The Yukon government is in the early stage of planning a 300-bed continuing care home somewhere in Whitehorse.
The government issued a tender this week seeking a business case analysis and pre-concept planning for a new facility.
“The work is intended to support decision-making and planning for a 300-bed facility (on a single site) with the immediate construction of up to 150 beds,” the tender says.
It would be the biggest continuing care facility in the territory.
Currently, the Department of Health and Social Services operates three such facilities in Whitehorse and one in Dawson City.
According to the documents, in Whitehorse, Copper Ridge Place has 96 extended care beds, Macaulay Lodge has 47 intermediate care beds and the Thomson Centre has a total of 28 beds of both kinds.
McDonald Lodge in Dawson City has 11 beds.
All the beds are currently full.
“If we look 10 or 15 years in the future we only see the need for continuing care beds growing,” said Pat Living, spokesperson for Health and Social Services. “As people get older and retire in the Yukon, we want to be prepared.”
Wait times for a continuing care bed in the Yukon is currently an average of 4.5 months. There are 25 people on the waitlist right now, said Living.
The tender notes that Macaulay Lodge - built in 1968 - is nearing the end of its life. Copper Ridge Place is 13 years old.
The Thomson Centre was built in 1993. In 2002, residents were moved to Copper Ridge Place. Thomson Centre was renovated and reopened in 2011.
Last year the government announced the 40-year-old McDonald Lodge will be replaced.
In addition to laying out the business plan for the new facility, the winning company is being asked to look at the future of both Macaulay Lodge and the Thomson Centre.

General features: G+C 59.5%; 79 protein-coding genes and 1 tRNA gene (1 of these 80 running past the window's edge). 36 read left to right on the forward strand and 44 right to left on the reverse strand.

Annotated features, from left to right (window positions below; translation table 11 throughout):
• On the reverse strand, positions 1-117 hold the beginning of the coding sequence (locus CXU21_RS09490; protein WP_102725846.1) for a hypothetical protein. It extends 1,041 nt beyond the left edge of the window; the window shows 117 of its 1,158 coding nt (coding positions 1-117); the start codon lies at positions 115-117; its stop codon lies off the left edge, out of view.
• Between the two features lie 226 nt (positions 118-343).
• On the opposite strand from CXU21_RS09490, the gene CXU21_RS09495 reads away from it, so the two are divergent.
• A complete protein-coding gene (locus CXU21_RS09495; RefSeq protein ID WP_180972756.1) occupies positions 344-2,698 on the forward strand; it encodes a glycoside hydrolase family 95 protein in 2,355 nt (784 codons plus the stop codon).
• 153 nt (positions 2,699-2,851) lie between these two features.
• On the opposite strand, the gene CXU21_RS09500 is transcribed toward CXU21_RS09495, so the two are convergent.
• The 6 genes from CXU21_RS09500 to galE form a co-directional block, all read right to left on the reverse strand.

This latest tender will be the second report the government has commissioned in the last seven months on the expansion of continuing care.
A needs analysis was completed in June of last year.
That report outlines the needs in the territory, the number of beds and the type of programming required.
“Based on the historic growth in demand and service delivery and current demographic projections, this is strong evidence that continuing care will face very significant demand for increased capacity - nearly double the current capacity within the next decade and continued growth beyond 2021,” that report says.
The 2013 report places the cost of construction at more than $126 million.
But Kendra Black, spokesperson for the Department of Highways and Public Works, called that a very rough estimate, as no design work or construction plans have been done.
Whichever company wins the contract will be given five places around the city to consider as a location.
No specific sites are mentioned in the documentation. The five neighbourhoods listed are: Riverdale, Copper Ridge, Porter Creek, Whistle Bend or downtown. Specific locations the government is considering will be released to the winning company once the contract is awarded, but are not being made public right now, said Black.
The tender closes on Feb. 14. The report is scheduled to be completed in May.
Contact Ashley Joannou at